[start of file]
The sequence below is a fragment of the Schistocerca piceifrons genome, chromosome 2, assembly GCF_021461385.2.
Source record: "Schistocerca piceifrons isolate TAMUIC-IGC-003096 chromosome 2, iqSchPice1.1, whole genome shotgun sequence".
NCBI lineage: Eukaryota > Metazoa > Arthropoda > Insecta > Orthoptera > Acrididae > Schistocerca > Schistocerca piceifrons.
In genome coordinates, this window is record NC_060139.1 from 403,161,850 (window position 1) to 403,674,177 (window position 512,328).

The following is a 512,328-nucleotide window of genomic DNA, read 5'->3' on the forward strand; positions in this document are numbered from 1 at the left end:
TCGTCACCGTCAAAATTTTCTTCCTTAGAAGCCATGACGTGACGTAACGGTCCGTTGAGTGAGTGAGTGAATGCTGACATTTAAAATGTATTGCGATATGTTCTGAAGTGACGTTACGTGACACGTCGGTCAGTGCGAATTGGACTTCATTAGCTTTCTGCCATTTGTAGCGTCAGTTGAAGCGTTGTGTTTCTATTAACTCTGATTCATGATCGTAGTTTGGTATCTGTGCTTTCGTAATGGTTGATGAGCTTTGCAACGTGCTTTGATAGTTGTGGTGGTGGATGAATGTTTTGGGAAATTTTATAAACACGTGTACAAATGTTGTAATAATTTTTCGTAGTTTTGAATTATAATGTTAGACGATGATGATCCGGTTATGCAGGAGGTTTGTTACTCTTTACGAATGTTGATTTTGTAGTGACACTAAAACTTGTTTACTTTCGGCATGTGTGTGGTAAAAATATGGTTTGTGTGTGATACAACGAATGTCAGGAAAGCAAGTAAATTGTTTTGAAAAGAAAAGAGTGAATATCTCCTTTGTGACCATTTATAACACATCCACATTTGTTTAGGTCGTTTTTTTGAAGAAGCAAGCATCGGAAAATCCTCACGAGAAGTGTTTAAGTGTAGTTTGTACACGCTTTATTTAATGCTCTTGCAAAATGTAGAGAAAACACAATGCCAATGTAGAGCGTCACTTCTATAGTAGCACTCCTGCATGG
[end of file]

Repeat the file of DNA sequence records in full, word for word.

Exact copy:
The sequence below is a fragment of the Schistocerca piceifrons genome, chromosome 2, assembly GCF_021461385.2.
Source record: "Schistocerca piceifrons isolate TAMUIC-IGC-003096 chromosome 2, iqSchPice1.1, whole genome shotgun sequence".
NCBI lineage: Eukaryota > Metazoa > Arthropoda > Insecta > Orthoptera > Acrididae > Schistocerca > Schistocerca piceifrons.
In genome coordinates, this window is record NC_060139.1 from 403,161,850 (window position 1) to 403,674,177 (window position 512,328).

The following is a 512,328-nucleotide window of genomic DNA, read 5'->3' on the forward strand; positions in this document are numbered from 1 at the left end:
TCGTCACCGTCAAAATTTTCTTCCTTAGAAGCCATGACGTGACGTAACGGTCCGTTGAGTGAGTGAGTGAATGCTGACATTTAAAATGTATTGCGATATGTTCTGAAGTGACGTTACGTGACACGTCGGTCAGTGCGAATTGGACTTCATTAGCTTTCTGCCATTTGTAGCGTCAGTTGAAGCGTTGTGTTTCTATTAACTCTGATTCATGATCGTAGTTTGGTATCTGTGCTTTCGTAATGGTTGATGAGCTTTGCAACGTGCTTTGATAGTTGTGGTGGTGGATGAATGTTTTGGGAAATTTTATAAACACGTGTACAAATGTTGTAATAATTTTTCGTAGTTTTGAATTATAATGTTAGACGATGATGATCCGGTTATGCAGGAGGTTTGTTACTCTTTACGAATGTTGATTTTGTAGTGACACTAAAACTTGTTTACTTTCGGCATGTGTGTGGTAAAAATATGGTTTGTGTGTGATACAACGAATGTCAGGAAAGCAAGTAAATTGTTTTGAAAAGAAAAGAGTGAATATCTCCTTTGTGACCATTTATAACACATCCACATTTGTTTAGGTCGTTTTTTTGAAGAAGCAAGCATCGGAAAATCCTCACGAGAAGTGTTTAAGTGTAGTTTGTACACGCTTTATTTAATGCTCTTGCAAAATGTAGAGAAAACACAATGCCAATGTAGAGCGTCACTTCTATAGTAGCACTCCTGCATGG